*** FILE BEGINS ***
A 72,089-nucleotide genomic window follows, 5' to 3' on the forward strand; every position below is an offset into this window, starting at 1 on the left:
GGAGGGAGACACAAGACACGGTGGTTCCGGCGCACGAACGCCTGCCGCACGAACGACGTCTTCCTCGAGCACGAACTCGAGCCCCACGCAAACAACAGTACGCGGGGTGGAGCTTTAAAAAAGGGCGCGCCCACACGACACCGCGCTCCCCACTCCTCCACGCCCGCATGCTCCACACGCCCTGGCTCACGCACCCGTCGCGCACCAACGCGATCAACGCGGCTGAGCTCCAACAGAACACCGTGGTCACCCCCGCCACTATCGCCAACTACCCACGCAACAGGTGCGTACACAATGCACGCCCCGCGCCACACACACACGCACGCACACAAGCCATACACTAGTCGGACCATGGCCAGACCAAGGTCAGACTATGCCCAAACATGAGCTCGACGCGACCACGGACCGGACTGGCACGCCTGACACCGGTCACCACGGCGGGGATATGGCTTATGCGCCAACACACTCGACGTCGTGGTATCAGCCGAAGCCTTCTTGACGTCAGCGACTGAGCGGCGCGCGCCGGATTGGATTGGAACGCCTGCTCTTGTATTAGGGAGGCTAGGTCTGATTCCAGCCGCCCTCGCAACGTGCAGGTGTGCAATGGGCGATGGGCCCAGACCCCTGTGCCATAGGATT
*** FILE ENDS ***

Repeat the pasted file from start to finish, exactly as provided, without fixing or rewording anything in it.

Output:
A 72,089-nucleotide genomic window follows, 5' to 3' on the forward strand; every position below is an offset into this window, starting at 1 on the left:
GGAGGGAGACACAAGACACGGTGGTTCCGGCGCACGAACGCCTGCCGCACGAACGACGTCTTCCTCGAGCACGAACTCGAGCCCCACGCAAACAACAGTACGCGGGGTGGAGCTTTAAAAAAGGGCGCGCCCACACGACACCGCGCTCCCCACTCCTCCACGCCCGCATGCTCCACACGCCCTGGCTCACGCACCCGTCGCGCACCAACGCGATCAACGCGGCTGAGCTCCAACAGAACACCGTGGTCACCCCCGCCACTATCGCCAACTACCCACGCAACAGGTGCGTACACAATGCACGCCCCGCGCCACACACACACGCACGCACACAAGCCATACACTAGTCGGACCATGGCCAGACCAAGGTCAGACTATGCCCAAACATGAGCTCGACGCGACCACGGACCGGACTGGCACGCCTGACACCGGTCACCACGGCGGGGATATGGCTTATGCGCCAACACACTCGACGTCGTGGTATCAGCCGAAGCCTTCTTGACGTCAGCGACTGAGCGGCGCGCGCCGGATTGGATTGGAACGCCTGCTCTTGTATTAGGGAGGCTAGGTCTGATTCCAGCCGCCCTCGCAACGTGCAGGTGTGCAATGGGCGATGGGCCCAGACCCCTGTGCCATAGGATT